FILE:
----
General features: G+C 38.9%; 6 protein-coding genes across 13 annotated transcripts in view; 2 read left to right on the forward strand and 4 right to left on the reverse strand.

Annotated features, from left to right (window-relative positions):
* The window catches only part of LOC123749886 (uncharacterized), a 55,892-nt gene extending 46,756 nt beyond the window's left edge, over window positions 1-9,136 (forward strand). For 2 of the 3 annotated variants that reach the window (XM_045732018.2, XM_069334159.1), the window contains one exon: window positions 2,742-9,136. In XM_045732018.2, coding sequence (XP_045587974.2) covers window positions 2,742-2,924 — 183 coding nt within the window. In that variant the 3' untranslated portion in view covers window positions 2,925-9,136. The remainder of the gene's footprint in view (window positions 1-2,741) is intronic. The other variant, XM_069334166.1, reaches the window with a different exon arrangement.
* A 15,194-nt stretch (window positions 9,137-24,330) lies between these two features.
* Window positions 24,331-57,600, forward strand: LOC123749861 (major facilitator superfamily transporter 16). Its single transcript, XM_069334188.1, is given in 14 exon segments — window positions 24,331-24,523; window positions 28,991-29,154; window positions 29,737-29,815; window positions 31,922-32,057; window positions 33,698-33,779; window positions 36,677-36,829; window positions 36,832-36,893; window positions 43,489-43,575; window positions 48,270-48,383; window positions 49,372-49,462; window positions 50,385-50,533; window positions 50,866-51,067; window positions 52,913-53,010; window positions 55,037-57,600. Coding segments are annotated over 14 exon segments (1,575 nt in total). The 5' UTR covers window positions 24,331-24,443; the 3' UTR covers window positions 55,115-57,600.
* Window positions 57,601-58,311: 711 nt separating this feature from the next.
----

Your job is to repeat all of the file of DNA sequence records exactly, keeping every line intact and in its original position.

General features: G+C 38.9%; 6 protein-coding genes across 13 annotated transcripts in view; 2 read left to right on the forward strand and 4 right to left on the reverse strand.

Annotated features, from left to right (window-relative positions):
* The window catches only part of LOC123749886 (uncharacterized), a 55,892-nt gene extending 46,756 nt beyond the window's left edge, over window positions 1-9,136 (forward strand). For 2 of the 3 annotated variants that reach the window (XM_045732018.2, XM_069334159.1), the window contains one exon: window positions 2,742-9,136. In XM_045732018.2, coding sequence (XP_045587974.2) covers window positions 2,742-2,924 — 183 coding nt within the window. In that variant the 3' untranslated portion in view covers window positions 2,925-9,136. The remainder of the gene's footprint in view (window positions 1-2,741) is intronic. The other variant, XM_069334166.1, reaches the window with a different exon arrangement.
* A 15,194-nt stretch (window positions 9,137-24,330) lies between these two features.
* Window positions 24,331-57,600, forward strand: LOC123749861 (major facilitator superfamily transporter 16). Its single transcript, XM_069334188.1, is given in 14 exon segments — window positions 24,331-24,523; window positions 28,991-29,154; window positions 29,737-29,815; window positions 31,922-32,057; window positions 33,698-33,779; window positions 36,677-36,829; window positions 36,832-36,893; window positions 43,489-43,575; window positions 48,270-48,383; window positions 49,372-49,462; window positions 50,385-50,533; window positions 50,866-51,067; window positions 52,913-53,010; window positions 55,037-57,600. Coding segments are annotated over 14 exon segments (1,575 nt in total). The 5' UTR covers window positions 24,331-24,443; the 3' UTR covers window positions 55,115-57,600.
* Window positions 57,601-58,311: 711 nt separating this feature from the next.